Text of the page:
Solving Firefox Problems on Intel-Powered Macs

A bit off-topic here, but I recently got a shiny new 15″ MacBook Pro and my Firefox plugins have been driving me nuts… My workflow relies on the Shubert IT PDF Browser Plugin, and plain old browsing requires things like the Flash plugin. But following the migration from my old PowerBook G4 to my new MacBook Pro (using the Setup Assistant, which is very slick, I might add) these things stopped working.

Clicking on a pdf link spawned the annoying dialog box that asked if/how I wanted to open it, and sites with Flash movies just displayed a blank box instead of the video. While this didn’t affect every FireFox plugin (the Performancing Firefox Plugin, for example, kept humming along). Needless to say, this was driving me nuts. I double-checked that the plugins found their way from my old computer to the new one (they did). I double-checked that they were the newest versions (they were). I deleted and re-installed them just to be sure. Still no joy.

I read far and wide about plugin conflicts, made sure Firefox wasn’t set to use QuickTime for pdfs, etc., etc., etc. Needless to say, this was all very, very frustrating. In the back of my mind I had the feeling that this had something to do with the transition to the Intel architecture. Well, as of about ten minutes ago, I solved my problems with the Schubert IT PDF Browser Plugin. The trick was that Firefox automatically launches in the native Intel environment, whereas the PDF Browser doesn’t work under those circumstances. The solution, then, was to ‘Get Info’ on Firefox and check the box forcing it to open in the Rosetta emulation environment. And just like that, it worked!

Sadly, Flash was still down for the count. However, upon further investigation I found that Adobe has released a Universal Binary of Flash Player 9. While running in Rosetta should have solved the problem, installing the Universal Binary did fix it.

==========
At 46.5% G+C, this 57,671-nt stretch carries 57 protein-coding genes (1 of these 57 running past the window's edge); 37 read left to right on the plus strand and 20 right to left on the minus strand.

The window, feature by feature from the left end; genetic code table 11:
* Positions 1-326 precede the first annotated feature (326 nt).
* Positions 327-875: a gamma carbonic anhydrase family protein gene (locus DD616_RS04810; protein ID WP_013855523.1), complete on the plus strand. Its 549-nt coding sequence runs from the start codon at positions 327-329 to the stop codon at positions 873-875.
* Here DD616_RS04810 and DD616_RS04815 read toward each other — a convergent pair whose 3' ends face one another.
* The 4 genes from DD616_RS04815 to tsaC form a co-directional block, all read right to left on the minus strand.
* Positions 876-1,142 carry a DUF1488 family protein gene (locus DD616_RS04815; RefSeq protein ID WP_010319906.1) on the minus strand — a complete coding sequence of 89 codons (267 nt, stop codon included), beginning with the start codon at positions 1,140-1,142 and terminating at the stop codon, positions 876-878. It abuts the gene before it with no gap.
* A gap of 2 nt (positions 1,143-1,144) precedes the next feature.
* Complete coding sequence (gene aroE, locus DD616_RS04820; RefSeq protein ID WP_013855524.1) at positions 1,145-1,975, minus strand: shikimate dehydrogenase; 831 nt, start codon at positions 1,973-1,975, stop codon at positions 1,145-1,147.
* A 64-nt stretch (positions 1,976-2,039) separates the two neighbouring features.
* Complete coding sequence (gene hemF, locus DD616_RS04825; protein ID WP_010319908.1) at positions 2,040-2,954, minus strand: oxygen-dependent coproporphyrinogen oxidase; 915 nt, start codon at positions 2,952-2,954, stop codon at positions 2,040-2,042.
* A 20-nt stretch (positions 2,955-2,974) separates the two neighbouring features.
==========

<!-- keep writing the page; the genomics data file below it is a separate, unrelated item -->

So if you’re having any Firefox weirdness on an Intel-powered Mac, check for a Universal Binary version of any troublesome plugins, or try running Firefox itself in Rosetta.

7 Responses to “Solving Firefox Problems on Intel-Powered Macs”

  1. Anonymous

    hi!,I really like your writing so much! proportion
    we communicate extra approximately your post on AOL?
    I require a specialist on this area to resolve my problem.
    May be that is you! Taking a look forward to look you.

  2. Anonymous

    I am working with a large staff of moderately computer illiterate people. What I have found with your solution is that it does work, but our primary Java application doesn’t work under Rosetta. Any solution that a “mere mortal” can do on a regular basis would be appreciated. (Aside from obviously convincing Adobe, Firefox, and/or Schubert to play nicely together – which obviously hasn’t worked in over a year….)

  3. Anonymous

    I too was extremely frustrated by this and was really happy to have found your tip. It’s disappointing though that this problem still exists after all this time.

  4. Anonymous

    Thanks a lot!! I´ve tried reinstalling the PDF Browser Plugin and moving it around, but nothing helped. Do forcing the Rosetta-emulation cause any problems??

  5. Anonymous

    Thank you, thank you, thank you! I’ve spent _hours_ trying to fix this, and I guess I finally found the right words to google for. Have you contacted the PDF Browser PlugIn folks to see if they’d put this info on their webpage or in their README?

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